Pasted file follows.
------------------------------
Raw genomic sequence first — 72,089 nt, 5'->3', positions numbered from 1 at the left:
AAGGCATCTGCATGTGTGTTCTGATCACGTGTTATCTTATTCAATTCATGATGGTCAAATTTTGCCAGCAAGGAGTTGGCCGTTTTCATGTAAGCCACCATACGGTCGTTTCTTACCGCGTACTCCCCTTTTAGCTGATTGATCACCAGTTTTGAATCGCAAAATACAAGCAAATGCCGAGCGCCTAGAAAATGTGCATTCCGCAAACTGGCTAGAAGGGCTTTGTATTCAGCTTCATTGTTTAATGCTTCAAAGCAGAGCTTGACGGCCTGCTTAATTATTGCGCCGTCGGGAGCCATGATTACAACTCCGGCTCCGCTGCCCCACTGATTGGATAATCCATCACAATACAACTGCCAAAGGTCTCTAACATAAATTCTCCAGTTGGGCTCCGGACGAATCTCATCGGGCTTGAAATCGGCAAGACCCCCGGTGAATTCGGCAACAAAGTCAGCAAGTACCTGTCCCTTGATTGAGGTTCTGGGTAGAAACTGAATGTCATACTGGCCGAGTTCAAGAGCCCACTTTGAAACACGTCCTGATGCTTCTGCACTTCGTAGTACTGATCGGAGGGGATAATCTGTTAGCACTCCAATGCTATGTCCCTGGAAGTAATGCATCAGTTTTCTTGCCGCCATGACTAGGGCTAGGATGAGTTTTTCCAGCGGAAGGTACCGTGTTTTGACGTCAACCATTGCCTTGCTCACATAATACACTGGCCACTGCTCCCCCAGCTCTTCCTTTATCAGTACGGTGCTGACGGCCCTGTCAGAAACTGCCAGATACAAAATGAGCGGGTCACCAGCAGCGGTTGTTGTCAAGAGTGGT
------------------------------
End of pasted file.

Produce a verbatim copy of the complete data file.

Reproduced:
Raw genomic sequence first — 72,089 nt, 5'->3', positions numbered from 1 at the left:
AAGGCATCTGCATGTGTGTTCTGATCACGTGTTATCTTATTCAATTCATGATGGTCAAATTTTGCCAGCAAGGAGTTGGCCGTTTTCATGTAAGCCACCATACGGTCGTTTCTTACCGCGTACTCCCCTTTTAGCTGATTGATCACCAGTTTTGAATCGCAAAATACAAGCAAATGCCGAGCGCCTAGAAAATGTGCATTCCGCAAACTGGCTAGAAGGGCTTTGTATTCAGCTTCATTGTTTAATGCTTCAAAGCAGAGCTTGACGGCCTGCTTAATTATTGCGCCGTCGGGAGCCATGATTACAACTCCGGCTCCGCTGCCCCACTGATTGGATAATCCATCACAATACAACTGCCAAAGGTCTCTAACATAAATTCTCCAGTTGGGCTCCGGACGAATCTCATCGGGCTTGAAATCGGCAAGACCCCCGGTGAATTCGGCAACAAAGTCAGCAAGTACCTGTCCCTTGATTGAGGTTCTGGGTAGAAACTGAATGTCATACTGGCCGAGTTCAAGAGCCCACTTTGAAACACGTCCTGATGCTTCTGCACTTCGTAGTACTGATCGGAGGGGATAATCTGTTAGCACTCCAATGCTATGTCCCTGGAAGTAATGCATCAGTTTTCTTGCCGCCATGACTAGGGCTAGGATGAGTTTTTCCAGCGGAAGGTACCGTGTTTTGACGTCAACCATTGCCTTGCTCACATAATACACTGGCCACTGCTCCCCCAGCTCTTCCTTTATCAGTACGGTGCTGACGGCCCTGTCAGAAACTGCCAGATACAAAATGAGCGGGTCACCAGCAGCGGTTGTTGTCAAGAGTGGT